Tsubo: The Art of The Vessel / Joan B Mirviss, New York
March 13 – April 24, 2015
With its unparalleled and unbroken history in ceramics, Japan continues to lead the world in the important field of contemporary clay art. In tribute to this accomplishment, Joan B. Mirviss is proud to present an important exhibition,Tsubo: The Art of the Vessel, organized in collaboration with the leading modern ceramic dealer in Japan, Shibuya Kuradatoen Co., LTD and timed to open for the start of 2015 Asia Week New York. This seminal exhibition focuses on the classical concept of the tsubo, literally, the storage jar, chronicling its uninterrupted history from ancient to modern times, and examining its role in shaping the greater ceramic narrative of Japan and clay art the world over.
The way in which the Japanese have approached and appreciated tsubo through history has been rather unique and special. Japanese poets, critics, collectors and scholars have referred to tsubo as works to be fondled and stroked, often identifying themselves with these seductive vessels to the point of losing themselves to their inner world. Descriptions of these vessels are pervasive throughout Japanese literature and history and contain now well-known poetic allusions. Admired through the centuries, these works have become widely treasured and acquired by collectors and museums both in Japan and abroad.
With works extending from Neolithic times, into 15th and 16th century medieval storage jars and through the 20th century, this exhibition will include over forty important clay vessels. Both glazed and unglazed, mineral-rich stoneware tsubo from many of the ancient kiln sites will be presented–– Bizen, Karatsu, Seto, Shigaraki, and Tamba. Porcelain vessels with delicate celadon, oil-spot, and blue-and-white, glazes and those formed with marbleized clay will provide insights into the important role that Chinese ceramics played in developments in Japan. Beyond the ancient and antique vessels, highlights will include daring forms by past master artists Kamoda Shôji (1933-83), Kawai Kanjirô (1890-1966), Kondô Yûzô (1902-85), Matsui Kôsei (1927-2003), Kitaôji Rosanjin (1883-1959), Okabe Mineo (1919-90), and Yagi Kazuo (1918-79) in addition to modern interpretations by current leading ceramic stars Kakurezaki Ryûichi (b. 1950), Mihara Ken (b. 1958), Mori Tôgaku (b. 1937) and Tsujimura Shirô (b. 1947).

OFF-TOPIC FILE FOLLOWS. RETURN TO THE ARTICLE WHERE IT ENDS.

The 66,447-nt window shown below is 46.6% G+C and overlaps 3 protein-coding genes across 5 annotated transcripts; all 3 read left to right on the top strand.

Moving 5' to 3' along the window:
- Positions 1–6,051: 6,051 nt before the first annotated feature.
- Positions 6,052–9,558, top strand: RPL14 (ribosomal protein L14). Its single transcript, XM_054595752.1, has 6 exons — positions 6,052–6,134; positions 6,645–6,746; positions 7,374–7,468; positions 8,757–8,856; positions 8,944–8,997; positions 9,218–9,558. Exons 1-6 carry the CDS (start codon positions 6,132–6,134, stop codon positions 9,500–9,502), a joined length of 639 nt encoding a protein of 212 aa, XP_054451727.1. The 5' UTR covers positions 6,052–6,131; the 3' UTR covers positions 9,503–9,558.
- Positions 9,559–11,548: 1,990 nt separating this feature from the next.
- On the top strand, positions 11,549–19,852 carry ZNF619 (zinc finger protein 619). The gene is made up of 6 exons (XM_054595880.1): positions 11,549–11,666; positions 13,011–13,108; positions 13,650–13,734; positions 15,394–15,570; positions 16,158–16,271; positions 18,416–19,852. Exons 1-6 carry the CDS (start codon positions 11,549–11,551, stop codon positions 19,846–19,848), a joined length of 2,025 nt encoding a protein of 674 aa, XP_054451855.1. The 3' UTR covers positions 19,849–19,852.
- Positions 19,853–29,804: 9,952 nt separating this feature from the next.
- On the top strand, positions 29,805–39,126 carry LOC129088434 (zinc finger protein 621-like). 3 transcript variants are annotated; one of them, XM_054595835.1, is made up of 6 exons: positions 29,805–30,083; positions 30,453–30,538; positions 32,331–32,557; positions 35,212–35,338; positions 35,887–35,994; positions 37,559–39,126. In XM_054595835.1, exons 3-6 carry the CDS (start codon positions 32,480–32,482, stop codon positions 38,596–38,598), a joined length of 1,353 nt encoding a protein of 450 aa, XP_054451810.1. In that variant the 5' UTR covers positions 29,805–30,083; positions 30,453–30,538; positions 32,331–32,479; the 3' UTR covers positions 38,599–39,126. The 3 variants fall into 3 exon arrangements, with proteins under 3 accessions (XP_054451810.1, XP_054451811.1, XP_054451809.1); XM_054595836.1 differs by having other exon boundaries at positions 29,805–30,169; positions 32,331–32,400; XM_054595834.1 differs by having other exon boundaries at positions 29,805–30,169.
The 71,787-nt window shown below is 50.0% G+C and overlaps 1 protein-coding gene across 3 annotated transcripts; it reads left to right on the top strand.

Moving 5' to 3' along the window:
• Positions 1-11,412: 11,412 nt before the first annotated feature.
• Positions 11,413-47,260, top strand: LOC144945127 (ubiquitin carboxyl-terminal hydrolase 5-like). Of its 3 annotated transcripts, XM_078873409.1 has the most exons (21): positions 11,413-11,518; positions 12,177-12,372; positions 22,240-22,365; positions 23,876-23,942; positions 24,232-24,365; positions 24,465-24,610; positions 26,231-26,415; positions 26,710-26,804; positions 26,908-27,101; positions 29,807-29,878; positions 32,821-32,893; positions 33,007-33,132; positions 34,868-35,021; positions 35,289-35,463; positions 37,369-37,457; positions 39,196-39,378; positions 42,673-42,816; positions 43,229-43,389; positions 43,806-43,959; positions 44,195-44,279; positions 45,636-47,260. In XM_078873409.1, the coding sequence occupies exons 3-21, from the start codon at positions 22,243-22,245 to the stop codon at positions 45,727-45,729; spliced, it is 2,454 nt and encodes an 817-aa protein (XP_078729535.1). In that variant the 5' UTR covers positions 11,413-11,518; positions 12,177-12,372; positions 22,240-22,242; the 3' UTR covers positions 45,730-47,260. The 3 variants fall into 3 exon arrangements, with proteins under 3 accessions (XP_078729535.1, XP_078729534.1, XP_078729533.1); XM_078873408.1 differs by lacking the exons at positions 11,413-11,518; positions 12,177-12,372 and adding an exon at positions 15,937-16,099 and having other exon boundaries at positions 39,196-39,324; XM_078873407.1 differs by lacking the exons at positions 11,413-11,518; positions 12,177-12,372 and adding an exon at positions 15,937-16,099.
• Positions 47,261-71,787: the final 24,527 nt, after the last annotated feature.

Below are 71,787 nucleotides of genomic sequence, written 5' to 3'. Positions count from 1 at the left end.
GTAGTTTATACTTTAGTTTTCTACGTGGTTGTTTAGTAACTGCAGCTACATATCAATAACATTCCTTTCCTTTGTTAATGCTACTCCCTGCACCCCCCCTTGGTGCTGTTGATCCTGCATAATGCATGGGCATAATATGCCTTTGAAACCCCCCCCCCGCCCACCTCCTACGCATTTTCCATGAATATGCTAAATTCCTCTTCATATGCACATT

Gallery hours: Monday through Friday, 11 am to 6 pm.
Joan B Mirviss Ltd.
39 East 78th Street, 4th floor
New York, NY 10075
Above: Mihara Ken (b. 1958), Multi-fired vessel with cinched waist, horizontal score at center and surface colorations in orange and green, 2012, Multi-fired unglazed stoneware, 14 x 13 7/8 x 9 ¼ in.